Puako has a wonderful fringing reef that parallels the shoreline for a couple of miles. The coral reef area is beautiful, and very accessible, but there are areas beyond the reef that are just as fascinating, if not quite so pretty. Where the seaward edge of the reef ends there is a steep slope. The top of the slope has many rocks and is still covered with quite a lot of coral, but deeper on the slope where less sunlight penetrates there is little live coral. There are more rocks, plus lots and lots of coral rubble -- lumps of dead coral washed down the slope from the reef over time. At the base of the rubble slope the terrain levels out into a sandy plain.
There is an area near the base of the rubble slope, at a depth of about 100 ft (30 meters), that we named the Petting Zoo. We called it that because it teems with small creatures. Sometimes we would go directly to the Petting Zoo, plop ourselves down in one spot, and spend the entire dive watching all the little creatures go about their business. You can learn a lot about marine creatures' behavior that way.
On one of our visits to the Petting Zoo, we noticed this particular mantis shrimp. Some mantis shrimp species are nocturnal, i.e. they only come out at night. This species works the day shift. We first saw him when he emerged from his burrow and began scurrying about. Mantis shrimps can swim a bit. If you look at the second photo above, you'll notice that this creature has a tail not unlike that of a lobster. They can use their tails to propel themselves through the water for short distances, but their more usual method of locomotion is to run about. Notice I said run. They move quickly -- usually too quickly to get a good macro shot.
Mantis shrimps live in burrows. This one had excavated a double-ended tunnel under the sand. I have no idea what it's like inside the burrow -- we used to joke that he probably had an overstuffed chair and a TV in there for all we knew. We did notice that outside the entrance to the burrow we would sometimes see pieces of broken shell in little piles. A few times we saw the critter in the process of housecleaning -- literally throwing bits of shell out the door.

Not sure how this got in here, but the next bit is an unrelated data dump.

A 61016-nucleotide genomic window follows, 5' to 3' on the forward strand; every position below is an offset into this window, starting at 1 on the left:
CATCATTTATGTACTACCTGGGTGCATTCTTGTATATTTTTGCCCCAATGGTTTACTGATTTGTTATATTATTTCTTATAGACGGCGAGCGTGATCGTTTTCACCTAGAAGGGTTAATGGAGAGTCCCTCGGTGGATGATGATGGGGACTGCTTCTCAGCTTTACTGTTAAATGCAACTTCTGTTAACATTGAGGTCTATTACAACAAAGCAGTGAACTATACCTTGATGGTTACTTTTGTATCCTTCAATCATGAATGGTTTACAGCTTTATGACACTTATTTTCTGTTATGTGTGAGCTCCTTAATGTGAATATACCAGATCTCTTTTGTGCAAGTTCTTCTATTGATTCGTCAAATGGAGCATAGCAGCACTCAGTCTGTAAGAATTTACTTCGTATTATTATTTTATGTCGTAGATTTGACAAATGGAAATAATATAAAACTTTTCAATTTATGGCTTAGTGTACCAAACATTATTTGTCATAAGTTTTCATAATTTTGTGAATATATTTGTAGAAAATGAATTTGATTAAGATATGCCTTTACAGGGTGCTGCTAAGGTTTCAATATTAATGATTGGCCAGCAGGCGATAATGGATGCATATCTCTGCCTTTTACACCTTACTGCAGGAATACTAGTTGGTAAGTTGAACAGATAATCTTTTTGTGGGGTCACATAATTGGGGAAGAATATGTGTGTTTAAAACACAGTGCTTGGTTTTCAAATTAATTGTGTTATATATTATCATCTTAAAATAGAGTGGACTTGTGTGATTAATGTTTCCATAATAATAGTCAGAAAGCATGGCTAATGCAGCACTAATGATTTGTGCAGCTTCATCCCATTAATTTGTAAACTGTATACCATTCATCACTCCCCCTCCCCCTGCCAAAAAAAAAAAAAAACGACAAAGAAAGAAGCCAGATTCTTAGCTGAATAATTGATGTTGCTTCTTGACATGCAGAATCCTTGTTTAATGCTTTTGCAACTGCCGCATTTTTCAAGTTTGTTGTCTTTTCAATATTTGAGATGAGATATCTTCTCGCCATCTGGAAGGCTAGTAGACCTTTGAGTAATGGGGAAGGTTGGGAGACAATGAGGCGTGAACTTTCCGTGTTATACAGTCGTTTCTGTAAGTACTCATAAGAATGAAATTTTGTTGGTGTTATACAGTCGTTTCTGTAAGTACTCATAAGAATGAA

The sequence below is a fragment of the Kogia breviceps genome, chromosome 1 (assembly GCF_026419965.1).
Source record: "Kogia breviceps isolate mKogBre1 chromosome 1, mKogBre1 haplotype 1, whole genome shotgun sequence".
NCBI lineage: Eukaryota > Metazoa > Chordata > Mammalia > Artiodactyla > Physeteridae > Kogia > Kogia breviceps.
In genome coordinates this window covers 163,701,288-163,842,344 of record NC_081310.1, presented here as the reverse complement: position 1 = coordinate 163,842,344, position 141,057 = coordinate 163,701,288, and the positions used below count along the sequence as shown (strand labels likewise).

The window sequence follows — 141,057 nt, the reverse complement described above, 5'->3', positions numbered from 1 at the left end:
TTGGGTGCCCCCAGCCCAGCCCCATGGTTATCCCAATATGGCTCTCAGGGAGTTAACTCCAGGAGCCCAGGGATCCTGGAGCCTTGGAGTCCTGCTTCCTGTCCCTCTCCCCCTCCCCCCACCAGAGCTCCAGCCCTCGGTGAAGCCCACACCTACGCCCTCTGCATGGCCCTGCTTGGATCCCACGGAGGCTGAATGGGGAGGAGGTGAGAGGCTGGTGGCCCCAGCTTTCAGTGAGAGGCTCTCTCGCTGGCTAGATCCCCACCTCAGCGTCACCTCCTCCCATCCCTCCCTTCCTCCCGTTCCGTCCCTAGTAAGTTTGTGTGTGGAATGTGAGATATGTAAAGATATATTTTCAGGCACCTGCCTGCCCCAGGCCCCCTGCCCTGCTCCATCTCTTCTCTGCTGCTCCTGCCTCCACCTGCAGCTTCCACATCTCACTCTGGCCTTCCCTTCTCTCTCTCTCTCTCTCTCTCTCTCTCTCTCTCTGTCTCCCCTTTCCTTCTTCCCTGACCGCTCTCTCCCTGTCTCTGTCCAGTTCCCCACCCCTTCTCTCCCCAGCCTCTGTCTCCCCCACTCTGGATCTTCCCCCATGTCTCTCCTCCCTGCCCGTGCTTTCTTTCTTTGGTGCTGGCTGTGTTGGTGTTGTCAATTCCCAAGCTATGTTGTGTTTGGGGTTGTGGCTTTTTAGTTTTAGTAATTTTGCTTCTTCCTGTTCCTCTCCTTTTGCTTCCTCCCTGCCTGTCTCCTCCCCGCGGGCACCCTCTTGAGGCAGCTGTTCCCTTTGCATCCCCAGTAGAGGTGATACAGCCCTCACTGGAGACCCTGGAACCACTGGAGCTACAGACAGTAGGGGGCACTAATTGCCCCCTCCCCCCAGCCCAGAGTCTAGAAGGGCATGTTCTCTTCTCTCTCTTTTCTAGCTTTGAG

On successive visits we saw this mantis shrimp stalk and kill prey -- usually a small crab. One time we saw him smack a crab that was bigger than he was, dismember it, and drag the body to the opening of his burrow. The mantis shrimp disappeared inside the burrow for a few minutes, then re-emerged and whacked the shell of the now legless crab a couple of times to crack it open and began to dig out the 'meat' for his feast. We watched him until it was time for us to begin our ascent. He was still working on the crab when we left. When we came back a day or two later we looked for the remains. Sure enough, there was a recognizable piece of the crab's empty shell not too far away from the entrance to the mantis shrimp's burrow.
I mentioned in the first paragraph of this article that mantis shrimps can be difficult to photograph. That's because they seem to be in motion constantly when they are outside their burrows. It's not too difficult to get a shot of one peeking out of its burrow, but capturing an image of the whole animal had eluded me for years.
Then one day at the Puako Petting Zoo, this little mantis shrimp came out of its burrow and just stood there looking at us. And -- Hallelujah! -- not only did I have my camera, it was set up for macro photography. Moving as slowly as I could, not to startle the critter, I lay down on my belly on the sand at the edge of the rubble slope, and sort of inched toward the mantis shrimp. He didn't run away.
I focused carefully on his wonderful eyes and pressed the shutter release, figuring this would probably be my one and only shot. So often in underwater nature photography, the flash of the strobe startles a photo subject and it quickly leaves, so one shot is all you get. But no, not this mantis shrimp. I expected him to high-tail it to his burrow, but instead he actually came toward me a bit, stopped and turned sideways, almost posing. Now practically touching him with the end of the lens port, I took another shot, and a third.
Then he turned the other way and positioned himself as if to say, "How's this? Can you see my tail a little better now?" I shot once more, and then he finally scampered over to his burrow and disappeared inside. I did press the shutter one more time while he was in retreat, but his movements had stirred up the sand by then.
I've often wondered what it was that made that mantis shrimp decide to be such a cooperative photo model that day. I've never again had an opportunity like that.